It’s been warm and your lawn knows it. As a result, your warm season lawn is breaking dormancy early and patches of green are probably forming in the warmest areas (tops of hills or near concrete and other heat sinks). If not in patches, then little green spears of grass are probably poking up throughout the entire lawn.
If you looked at the 10 day forecast, you noticed it may freeze again. Depending on how low it goes and how long it lasts, your lawn may go dormant and brown again. Don’t worry, this is just part of the roller coaster ride of spring and it will be okay. When it warms up again, your lawn will start growing again.
Since lawns are greening up, a “what not to do” section about fertilizing seems appropriate to reinforce how important it is to not do anything to your Bermuda, Centipede, or Zoysia lawn yet. Hang tight because in late April you’ll probably be able to fertilize again.
- Whatever you do, don’t apply nitrogen this time of year when your warm season lawn is dormant. It’s still time to rest. Avoid “weed and feed” and “winterizer” product marketing – these products usually contain nitrogen and nitrogen will push growth during a time that can cause cold damage to your lawn.
- Likewise, hold off aerating warm season lawns until they fully green up in the spring.
NEWS FLASH: You may need to mow your warm season lawn this week, even though it may freeze next week.
I usually say there’s nothing to mow yet in March. Surprise, surprise, there is something to mow this year! I’m in Zone 8a and there are little spears of grass shooting up in my Zoysia. I’m going to do a quick mow this week so they don’t get ahead of me in the 80 degree weather predicted this week.
If there’s nothing for you to mow yet and you’re eager to be out on your lawn bonding with it, you can at least wake up your mower.
- Start by cleaning off plant debris from last year.
- Change spark plug, oil, air filter, and fuel filter.
- Did you drain the gas last fall? If not, you’ll need to address getting your mower started again – if it won’t start, now’s a good time to take it to the shop for some carburetor work before everyone else takes in theirs.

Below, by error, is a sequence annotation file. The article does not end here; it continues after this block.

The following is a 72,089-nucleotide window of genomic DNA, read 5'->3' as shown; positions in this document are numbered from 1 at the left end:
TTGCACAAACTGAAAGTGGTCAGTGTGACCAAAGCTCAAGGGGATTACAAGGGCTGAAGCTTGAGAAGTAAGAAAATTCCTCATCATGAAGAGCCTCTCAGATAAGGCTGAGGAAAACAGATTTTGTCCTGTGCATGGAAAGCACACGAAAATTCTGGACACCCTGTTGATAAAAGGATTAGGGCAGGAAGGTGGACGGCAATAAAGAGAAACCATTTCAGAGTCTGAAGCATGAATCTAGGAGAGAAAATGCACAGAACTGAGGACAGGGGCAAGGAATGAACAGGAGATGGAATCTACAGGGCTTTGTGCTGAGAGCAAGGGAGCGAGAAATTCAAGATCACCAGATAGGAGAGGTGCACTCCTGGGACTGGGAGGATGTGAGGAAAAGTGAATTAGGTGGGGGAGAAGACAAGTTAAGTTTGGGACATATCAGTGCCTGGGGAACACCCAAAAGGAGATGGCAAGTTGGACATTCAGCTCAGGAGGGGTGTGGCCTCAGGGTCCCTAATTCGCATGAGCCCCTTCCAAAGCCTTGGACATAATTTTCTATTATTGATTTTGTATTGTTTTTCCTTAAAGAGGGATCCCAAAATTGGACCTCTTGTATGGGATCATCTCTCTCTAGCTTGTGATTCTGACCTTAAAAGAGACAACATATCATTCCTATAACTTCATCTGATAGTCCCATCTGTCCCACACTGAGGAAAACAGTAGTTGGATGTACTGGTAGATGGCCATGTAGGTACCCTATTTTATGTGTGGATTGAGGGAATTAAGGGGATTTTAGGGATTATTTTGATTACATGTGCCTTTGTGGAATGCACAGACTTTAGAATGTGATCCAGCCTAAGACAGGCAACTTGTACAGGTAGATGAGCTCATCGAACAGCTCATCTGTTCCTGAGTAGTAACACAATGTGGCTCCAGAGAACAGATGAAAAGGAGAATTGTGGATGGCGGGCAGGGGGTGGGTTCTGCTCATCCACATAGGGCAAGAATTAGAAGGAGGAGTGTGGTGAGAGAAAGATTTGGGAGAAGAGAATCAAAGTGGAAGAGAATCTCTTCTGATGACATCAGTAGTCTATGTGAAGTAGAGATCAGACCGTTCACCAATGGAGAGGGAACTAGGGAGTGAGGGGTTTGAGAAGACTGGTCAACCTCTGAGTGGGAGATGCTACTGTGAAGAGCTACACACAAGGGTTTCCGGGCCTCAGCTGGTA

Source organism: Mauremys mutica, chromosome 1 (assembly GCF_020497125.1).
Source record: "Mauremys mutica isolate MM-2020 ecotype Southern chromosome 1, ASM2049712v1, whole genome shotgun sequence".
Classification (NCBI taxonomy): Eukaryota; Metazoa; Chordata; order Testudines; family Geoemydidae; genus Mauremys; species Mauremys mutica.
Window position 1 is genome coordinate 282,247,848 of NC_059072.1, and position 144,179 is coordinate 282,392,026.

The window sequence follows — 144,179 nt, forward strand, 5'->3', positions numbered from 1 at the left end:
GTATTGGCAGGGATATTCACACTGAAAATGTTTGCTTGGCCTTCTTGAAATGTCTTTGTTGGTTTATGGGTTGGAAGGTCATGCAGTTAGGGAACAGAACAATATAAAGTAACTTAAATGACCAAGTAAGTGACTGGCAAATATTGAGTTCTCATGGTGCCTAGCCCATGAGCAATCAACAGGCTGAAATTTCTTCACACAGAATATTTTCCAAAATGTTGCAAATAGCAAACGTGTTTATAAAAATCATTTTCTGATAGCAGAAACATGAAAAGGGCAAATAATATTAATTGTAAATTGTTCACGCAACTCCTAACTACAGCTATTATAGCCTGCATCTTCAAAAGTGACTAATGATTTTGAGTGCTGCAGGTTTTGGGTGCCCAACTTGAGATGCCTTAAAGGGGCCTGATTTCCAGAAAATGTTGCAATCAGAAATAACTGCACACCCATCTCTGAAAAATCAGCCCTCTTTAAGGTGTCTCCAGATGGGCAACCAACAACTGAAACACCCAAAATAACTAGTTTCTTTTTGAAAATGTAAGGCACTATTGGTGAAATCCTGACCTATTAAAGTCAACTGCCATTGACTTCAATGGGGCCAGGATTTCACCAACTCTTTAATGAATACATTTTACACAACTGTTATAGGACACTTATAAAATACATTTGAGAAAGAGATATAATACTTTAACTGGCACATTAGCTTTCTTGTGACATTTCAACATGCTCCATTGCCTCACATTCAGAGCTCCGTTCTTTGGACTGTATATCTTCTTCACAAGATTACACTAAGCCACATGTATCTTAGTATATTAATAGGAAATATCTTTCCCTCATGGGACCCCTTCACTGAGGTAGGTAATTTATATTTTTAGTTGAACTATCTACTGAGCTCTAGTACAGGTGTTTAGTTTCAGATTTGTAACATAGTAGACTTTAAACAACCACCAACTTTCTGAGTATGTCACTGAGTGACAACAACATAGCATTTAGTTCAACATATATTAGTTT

- If you have an electric mower, test the battery and make sure it wasn’t drained by the polar blast before Christmas. You may need to buy a new battery.
- Inspect your mower blades. Do they need sharpening? (They probably do.) You can take off the blades and take them to be sharpened or you can buy new ones if they’re that bad.
- Right now, the best solution for winter weeds is pulling them by hand. This may not be what you want to hear. Happily, there is hope for preventing a weedy infestation next winter and Clare explains the steps in Tackling Winter Weeds.
If you have a bad infestation and don’t want this to happen again, sign up for Lawn Coach and we’ll mail you pre-emergent herbicide in September to prevent winter weeds from germinating next year.
- Mow your weeds. If you didn’t apply pre-emergent in September to stop the weeds you’re seeing now (such as chickweed and annual poa), mow those weeds down.
- Post-emergent herbicide: Weather permitting, you can apply post-emergent liquid herbicides like Quincept and 3-Way Max for weeds you can see now in established warm season lawns. These post-emergents work best above 65 degrees so they will work this month during warm spells, so pay close attention to your favorite weather station. As always, carefully read the label and follow the product instructions.
- Pre-emergent herbicide: The next window for spreading pre-emergent herbicide will open again in April. We’ll sound the trumpets in April when it’s time again. FYI – There are three pre-emergent windows a year: September, February, and April. Signing up for Lawn Coach makes it easer to keep track of these windows.
- Mulch suppresses winter weeds in flower beds. Spread your favorite mulch 2-4″ thick and keep it 1-2″ away from touching the trunks or stems of your plants. Rake/blow leaves off your lawn and into your beds and natural areas rather than bagging them.
- Winter weeds are getting big and will be flowering and going to seed soon. Learn about common winter lawn weeds and how to stop them in our Winter Weed Profiles.
Lay Dormant Sod in March – Go for it!
If bare spots are driving you crazy or you have made renovations, you can stop all that mud by laying dormant sod.
No problem! Laying dormant sod is “a thing.” It’s about to wake up too!